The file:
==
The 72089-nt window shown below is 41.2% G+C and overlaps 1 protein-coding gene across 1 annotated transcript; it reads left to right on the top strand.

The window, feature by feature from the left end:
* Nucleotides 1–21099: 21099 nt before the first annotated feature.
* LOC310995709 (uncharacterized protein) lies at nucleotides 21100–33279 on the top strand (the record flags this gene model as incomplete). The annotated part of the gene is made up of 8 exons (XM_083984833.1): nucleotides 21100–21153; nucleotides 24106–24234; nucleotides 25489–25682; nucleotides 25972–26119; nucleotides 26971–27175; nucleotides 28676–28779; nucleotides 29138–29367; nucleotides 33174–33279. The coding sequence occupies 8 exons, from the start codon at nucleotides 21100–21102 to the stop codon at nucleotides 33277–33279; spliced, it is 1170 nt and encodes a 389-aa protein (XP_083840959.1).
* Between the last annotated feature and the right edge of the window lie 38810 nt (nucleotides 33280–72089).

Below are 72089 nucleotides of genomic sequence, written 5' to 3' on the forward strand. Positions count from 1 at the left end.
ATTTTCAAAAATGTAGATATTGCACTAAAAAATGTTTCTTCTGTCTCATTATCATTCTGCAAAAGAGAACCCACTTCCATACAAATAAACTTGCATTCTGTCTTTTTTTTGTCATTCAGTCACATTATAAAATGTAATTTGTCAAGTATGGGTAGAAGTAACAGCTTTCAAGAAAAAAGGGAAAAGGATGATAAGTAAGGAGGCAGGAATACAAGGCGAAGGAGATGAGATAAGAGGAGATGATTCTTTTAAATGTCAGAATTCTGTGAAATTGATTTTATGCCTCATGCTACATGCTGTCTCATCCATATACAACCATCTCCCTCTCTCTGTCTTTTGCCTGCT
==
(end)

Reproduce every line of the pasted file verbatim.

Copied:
The 72089-nt window shown below is 41.2% G+C and overlaps 1 protein-coding gene across 1 annotated transcript; it reads left to right on the top strand.

The window, feature by feature from the left end:
* Nucleotides 1–21099: 21099 nt before the first annotated feature.
* LOC310995709 (uncharacterized protein) lies at nucleotides 21100–33279 on the top strand (the record flags this gene model as incomplete). The annotated part of the gene is made up of 8 exons (XM_083984833.1): nucleotides 21100–21153; nucleotides 24106–24234; nucleotides 25489–25682; nucleotides 25972–26119; nucleotides 26971–27175; nucleotides 28676–28779; nucleotides 29138–29367; nucleotides 33174–33279. The coding sequence occupies 8 exons, from the start codon at nucleotides 21100–21102 to the stop codon at nucleotides 33277–33279; spliced, it is 1170 nt and encodes a 389-aa protein (XP_083840959.1).
* Between the last annotated feature and the right edge of the window lie 38810 nt (nucleotides 33280–72089).

Below are 72089 nucleotides of genomic sequence, written 5' to 3' on the forward strand. Positions count from 1 at the left end.
ATTTTCAAAAATGTAGATATTGCACTAAAAAATGTTTCTTCTGTCTCATTATCATTCTGCAAAAGAGAACCCACTTCCATACAAATAAACTTGCATTCTGTCTTTTTTTTGTCATTCAGTCACATTATAAAATGTAATTTGTCAAGTATGGGTAGAAGTAACAGCTTTCAAGAAAAAAGGGAAAAGGATGATAAGTAAGGAGGCAGGAATACAAGGCGAAGGAGATGAGATAAGAGGAGATGATTCTTTTAAATGTCAGAATTCTGTGAAATTGATTTTATGCCTCATGCTACATGCTGTCTCATCCATATACAACCATCTCCCTCTCTCTGTCTTTTGCCTGCT